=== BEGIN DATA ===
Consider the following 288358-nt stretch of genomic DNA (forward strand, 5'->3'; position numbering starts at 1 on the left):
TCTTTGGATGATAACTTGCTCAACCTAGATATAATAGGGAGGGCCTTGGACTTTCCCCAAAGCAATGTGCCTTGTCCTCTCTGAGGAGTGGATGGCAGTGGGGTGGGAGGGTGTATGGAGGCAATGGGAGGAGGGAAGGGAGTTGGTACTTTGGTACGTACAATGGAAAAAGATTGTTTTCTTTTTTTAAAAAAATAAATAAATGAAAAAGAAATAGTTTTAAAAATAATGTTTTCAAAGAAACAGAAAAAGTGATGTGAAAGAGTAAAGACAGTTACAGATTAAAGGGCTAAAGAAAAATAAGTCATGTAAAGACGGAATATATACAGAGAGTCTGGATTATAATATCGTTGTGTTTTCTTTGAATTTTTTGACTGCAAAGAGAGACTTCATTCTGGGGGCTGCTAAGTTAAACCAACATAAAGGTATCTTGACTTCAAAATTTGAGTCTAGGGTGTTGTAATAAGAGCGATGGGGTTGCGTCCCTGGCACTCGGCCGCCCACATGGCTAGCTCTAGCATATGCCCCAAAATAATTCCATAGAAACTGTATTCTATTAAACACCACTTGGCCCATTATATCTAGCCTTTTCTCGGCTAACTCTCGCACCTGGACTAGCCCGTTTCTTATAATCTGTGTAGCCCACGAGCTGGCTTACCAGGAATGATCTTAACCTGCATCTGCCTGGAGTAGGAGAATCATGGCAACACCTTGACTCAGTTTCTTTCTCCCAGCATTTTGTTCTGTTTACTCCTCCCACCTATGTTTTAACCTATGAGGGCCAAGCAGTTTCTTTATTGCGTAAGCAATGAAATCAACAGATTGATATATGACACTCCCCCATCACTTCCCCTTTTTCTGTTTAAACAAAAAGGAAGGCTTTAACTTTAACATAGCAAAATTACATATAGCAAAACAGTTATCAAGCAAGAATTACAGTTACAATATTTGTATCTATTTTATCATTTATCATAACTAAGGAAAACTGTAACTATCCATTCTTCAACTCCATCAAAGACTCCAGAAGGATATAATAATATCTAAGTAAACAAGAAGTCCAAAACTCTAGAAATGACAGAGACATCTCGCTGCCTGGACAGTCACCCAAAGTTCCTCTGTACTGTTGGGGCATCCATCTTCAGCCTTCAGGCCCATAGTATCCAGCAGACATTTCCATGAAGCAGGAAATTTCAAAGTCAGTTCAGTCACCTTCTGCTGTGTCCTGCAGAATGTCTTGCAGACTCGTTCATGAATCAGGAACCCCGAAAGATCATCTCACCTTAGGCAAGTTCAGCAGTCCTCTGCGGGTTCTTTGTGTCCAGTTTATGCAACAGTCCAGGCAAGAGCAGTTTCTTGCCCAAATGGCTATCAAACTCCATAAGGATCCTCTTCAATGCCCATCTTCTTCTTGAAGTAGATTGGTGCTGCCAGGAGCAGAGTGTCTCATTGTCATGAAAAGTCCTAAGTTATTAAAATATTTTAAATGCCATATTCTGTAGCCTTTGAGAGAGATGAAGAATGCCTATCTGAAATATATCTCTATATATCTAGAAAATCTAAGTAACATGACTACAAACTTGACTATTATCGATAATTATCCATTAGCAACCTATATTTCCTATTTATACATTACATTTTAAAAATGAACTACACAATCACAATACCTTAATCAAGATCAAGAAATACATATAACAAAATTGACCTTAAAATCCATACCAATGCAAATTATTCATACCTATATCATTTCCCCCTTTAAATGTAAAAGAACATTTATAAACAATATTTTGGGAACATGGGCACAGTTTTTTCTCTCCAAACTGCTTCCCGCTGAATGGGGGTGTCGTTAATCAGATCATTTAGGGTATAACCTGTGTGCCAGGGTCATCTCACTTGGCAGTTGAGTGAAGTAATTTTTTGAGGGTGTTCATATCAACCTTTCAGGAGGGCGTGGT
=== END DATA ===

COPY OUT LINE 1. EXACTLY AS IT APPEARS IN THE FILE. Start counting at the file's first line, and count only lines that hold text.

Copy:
Consider the following 288358-nt stretch of genomic DNA (forward strand, 5'->3'; position numbering starts at 1 on the left):